Language Arts: In pre-Civil War days, it was against the law to teach a slave to read. Ann learns to read when she tends to Sarah, a relative of Master Charles and Mistress Carol. Read Nightjohn or Sarny: A Life Remembered by Gary Paulsen. Write a letter that Ann might write to Nightjohn or Sarny commending them for their work in teaching African Americans to read.
In Storm Warriors, Nathan feels extremely close to his grandfather. He listens to his grandfatherÃs stories and wishes that his grandfather's dreams could have been fulfilled. Ask students to assume the role of Nathan and write a tribute to be read at his grandfather's funeral.
Social Studies: In Stealing Freedom, Ann travels by the Underground Railroad to Canada. Have students construct a map of Eastern United States and indicate the major routes of the Underground Railroad. Using clues from the novel, plot the route that Ann Weems possibly traveled.
The United States Life-Saving Service later became the United States Coast Guard. Ask students to research the history of the Coast Guard. Then have them develop a timeline of the work of the United States Coast Guard-from its birth on August 4, 1790, to the present.
Music: Ann Weems loves to sing. Ask students to locate and learn some of the African American work songs and spirituals that Ann may have sung. Also have students find seafaring songs that Nathan may have enjoyed in Storm Warriors.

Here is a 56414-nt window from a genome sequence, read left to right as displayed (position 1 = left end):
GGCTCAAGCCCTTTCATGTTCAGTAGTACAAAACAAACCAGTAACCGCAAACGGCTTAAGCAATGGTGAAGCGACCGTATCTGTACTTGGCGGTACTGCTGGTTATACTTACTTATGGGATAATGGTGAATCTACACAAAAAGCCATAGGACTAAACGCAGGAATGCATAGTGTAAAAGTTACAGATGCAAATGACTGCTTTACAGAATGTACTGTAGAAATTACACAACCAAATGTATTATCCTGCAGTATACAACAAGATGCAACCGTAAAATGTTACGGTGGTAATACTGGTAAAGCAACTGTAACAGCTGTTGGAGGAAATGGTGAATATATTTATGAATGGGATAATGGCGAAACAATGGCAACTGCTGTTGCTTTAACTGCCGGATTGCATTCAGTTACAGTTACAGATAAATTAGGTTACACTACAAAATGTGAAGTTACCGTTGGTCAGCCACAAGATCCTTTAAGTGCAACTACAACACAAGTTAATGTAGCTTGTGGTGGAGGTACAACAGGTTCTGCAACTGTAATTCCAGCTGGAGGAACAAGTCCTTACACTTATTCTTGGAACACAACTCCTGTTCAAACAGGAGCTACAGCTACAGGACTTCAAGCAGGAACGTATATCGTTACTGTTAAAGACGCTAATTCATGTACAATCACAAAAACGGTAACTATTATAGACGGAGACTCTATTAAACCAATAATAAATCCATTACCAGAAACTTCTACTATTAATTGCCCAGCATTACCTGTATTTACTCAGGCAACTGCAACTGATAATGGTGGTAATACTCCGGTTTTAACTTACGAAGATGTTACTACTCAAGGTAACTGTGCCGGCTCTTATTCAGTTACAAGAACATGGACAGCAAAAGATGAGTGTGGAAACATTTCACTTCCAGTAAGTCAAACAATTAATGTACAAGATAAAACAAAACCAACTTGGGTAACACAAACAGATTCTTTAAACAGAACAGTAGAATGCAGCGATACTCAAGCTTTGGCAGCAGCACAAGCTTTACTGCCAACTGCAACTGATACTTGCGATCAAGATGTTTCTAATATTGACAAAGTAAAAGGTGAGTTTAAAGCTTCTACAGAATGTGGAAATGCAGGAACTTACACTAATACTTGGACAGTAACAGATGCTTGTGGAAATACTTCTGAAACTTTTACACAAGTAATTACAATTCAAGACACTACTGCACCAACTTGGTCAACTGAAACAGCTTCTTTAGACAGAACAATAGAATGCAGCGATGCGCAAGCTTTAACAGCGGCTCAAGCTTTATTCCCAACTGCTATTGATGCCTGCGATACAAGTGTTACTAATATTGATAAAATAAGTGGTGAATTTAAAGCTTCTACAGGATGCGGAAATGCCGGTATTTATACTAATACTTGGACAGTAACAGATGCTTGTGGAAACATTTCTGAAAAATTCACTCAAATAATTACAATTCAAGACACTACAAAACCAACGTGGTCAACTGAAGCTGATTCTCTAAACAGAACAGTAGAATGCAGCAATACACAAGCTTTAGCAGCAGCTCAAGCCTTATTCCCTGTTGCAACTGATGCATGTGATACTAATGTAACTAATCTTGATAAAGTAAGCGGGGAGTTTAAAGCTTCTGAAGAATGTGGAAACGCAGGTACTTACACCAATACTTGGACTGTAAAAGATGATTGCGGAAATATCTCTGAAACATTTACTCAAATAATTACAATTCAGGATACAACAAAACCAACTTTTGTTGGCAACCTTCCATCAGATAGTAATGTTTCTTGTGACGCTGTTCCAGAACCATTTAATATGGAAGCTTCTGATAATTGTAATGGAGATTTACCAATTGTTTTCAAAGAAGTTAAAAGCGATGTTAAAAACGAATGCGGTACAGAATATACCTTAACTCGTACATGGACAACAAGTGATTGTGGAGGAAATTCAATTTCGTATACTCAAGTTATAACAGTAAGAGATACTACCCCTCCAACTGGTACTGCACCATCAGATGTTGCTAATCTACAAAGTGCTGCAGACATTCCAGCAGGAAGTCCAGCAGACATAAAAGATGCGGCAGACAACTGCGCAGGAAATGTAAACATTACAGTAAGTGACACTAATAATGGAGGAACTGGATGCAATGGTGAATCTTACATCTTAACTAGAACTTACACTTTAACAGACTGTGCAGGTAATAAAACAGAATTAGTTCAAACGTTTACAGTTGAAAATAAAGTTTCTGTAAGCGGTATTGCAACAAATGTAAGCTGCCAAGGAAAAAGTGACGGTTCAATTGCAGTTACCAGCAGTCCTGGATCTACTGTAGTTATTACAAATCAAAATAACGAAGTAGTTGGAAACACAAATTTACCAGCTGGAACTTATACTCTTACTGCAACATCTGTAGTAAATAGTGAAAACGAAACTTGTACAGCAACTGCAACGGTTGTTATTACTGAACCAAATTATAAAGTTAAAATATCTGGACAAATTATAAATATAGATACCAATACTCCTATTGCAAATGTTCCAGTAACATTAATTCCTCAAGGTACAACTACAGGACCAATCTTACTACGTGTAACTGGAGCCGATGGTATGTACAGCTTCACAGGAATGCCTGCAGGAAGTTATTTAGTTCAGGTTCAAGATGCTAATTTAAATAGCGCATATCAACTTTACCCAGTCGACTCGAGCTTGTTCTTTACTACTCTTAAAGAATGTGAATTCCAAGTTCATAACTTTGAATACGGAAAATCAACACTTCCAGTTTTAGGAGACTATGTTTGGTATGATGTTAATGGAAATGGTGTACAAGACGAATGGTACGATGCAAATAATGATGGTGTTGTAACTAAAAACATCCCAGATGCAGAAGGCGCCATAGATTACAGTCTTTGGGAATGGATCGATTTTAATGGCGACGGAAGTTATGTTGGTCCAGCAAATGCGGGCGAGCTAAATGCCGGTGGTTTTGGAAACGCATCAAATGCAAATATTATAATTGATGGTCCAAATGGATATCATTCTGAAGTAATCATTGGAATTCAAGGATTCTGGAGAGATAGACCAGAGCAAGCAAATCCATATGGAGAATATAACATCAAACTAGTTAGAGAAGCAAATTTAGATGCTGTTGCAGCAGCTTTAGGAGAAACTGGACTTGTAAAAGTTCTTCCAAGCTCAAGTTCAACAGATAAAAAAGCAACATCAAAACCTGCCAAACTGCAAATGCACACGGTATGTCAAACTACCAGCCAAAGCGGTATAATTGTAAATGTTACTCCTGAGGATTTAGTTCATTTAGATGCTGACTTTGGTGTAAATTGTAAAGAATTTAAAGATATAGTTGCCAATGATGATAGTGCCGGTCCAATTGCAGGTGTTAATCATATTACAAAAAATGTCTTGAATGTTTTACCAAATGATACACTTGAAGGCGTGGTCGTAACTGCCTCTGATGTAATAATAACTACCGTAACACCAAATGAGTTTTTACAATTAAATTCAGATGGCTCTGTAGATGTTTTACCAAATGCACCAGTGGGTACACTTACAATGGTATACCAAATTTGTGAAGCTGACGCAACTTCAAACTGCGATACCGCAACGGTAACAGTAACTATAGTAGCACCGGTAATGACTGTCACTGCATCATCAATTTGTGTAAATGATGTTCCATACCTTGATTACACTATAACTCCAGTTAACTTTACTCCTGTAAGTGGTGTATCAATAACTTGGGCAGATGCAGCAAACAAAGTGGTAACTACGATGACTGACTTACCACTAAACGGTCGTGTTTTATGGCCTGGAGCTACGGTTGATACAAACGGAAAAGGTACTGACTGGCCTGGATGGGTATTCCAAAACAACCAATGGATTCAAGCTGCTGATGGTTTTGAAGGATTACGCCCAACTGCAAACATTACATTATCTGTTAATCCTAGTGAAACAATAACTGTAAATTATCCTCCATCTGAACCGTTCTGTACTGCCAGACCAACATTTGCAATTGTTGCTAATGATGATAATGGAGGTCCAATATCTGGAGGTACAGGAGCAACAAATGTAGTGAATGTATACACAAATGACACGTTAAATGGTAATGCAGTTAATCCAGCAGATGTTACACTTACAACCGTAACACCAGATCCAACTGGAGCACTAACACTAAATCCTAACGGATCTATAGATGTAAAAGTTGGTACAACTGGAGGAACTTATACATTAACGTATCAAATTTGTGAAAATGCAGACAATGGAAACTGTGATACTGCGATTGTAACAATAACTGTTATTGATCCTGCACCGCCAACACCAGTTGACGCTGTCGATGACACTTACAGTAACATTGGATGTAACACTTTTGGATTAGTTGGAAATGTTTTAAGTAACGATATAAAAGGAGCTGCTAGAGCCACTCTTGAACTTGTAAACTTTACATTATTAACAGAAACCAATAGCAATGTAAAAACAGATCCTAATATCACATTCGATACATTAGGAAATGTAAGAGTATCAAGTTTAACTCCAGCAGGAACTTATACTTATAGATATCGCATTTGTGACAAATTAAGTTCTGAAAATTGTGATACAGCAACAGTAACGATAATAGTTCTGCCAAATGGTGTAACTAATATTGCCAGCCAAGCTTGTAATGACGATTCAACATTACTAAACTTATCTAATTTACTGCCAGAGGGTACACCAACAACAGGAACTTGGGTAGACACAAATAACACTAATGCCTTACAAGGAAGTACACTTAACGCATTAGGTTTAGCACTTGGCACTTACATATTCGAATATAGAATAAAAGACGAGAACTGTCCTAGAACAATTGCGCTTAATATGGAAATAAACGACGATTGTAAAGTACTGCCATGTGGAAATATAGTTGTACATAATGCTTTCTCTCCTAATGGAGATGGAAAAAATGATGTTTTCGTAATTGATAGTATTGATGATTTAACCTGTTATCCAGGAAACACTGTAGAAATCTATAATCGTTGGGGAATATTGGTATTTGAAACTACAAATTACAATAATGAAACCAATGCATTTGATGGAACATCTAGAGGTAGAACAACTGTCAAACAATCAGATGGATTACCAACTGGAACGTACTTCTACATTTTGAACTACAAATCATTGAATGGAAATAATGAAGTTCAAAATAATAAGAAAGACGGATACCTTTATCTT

Art: United States postage stamps often honor outstanding and courageous Americans. Have students find pictures of postage stamps that have honored African Americans. Then have them design a stamp that honors the Pea Island Life-Saving crew.
Science: The men at the Pea Island Life-Saving Station in Storm Warriors communicate using Morse code. Ask students to research Samuel Morse. How might Morse code be considered an early life-saving device? What signals and codes do ships and life-saving stations use today?
In Storm Warriors, Nathan takes books from the Life-Saving Station and learns about medical treatments that might be necessary in rescue missions. Have students research the type of first-aid materials that might have been available in the late 1890s. Then have them construct a first-aid kit that might be used in rescue missions today. How have first-aid measures changed in the past 100 years?
Prepared by Pat Scales, Director of Library Services, the South Carolina GovernorÃs School for the Arts and Humanities, Greenville, South Carolina.
Ask students to record unfamiliar words and try to define the words using clues from the context of the story. In Stealing Freedom, such words may include ferreting (p. 44), lecherous (p. 45), mulatto (p. 73), guano (p. 76), apparition (p. 97), placid (p.113), exorbitant (p. 158), and daguerreotype (p. 213).
In Storm Warriors, such words may include phantom (p. 15), vermilion (p. 18), resuscitation (p. 19), hypothermia (p. 72), vendue (p. 95), seine (p. 111), and rogue (p. 136).
Reviews for Stealing Freedom
*"A deftly crafted story with a strong, appealing heroine."--Starred, School Library Journal
*"Imaginatively and sensitively adapted from historical records, Stealing Freedom will evoke admiration for the courage of both those who resisted slavery and those who endured it."--Starred, Publishers Weekly
Review for Storm Warriors
"This is a beautifully told story, marked by convincing, distinctive characters and stirring descriptions of the surfmen's highly skilled and highly dangerous work."--School Library Journal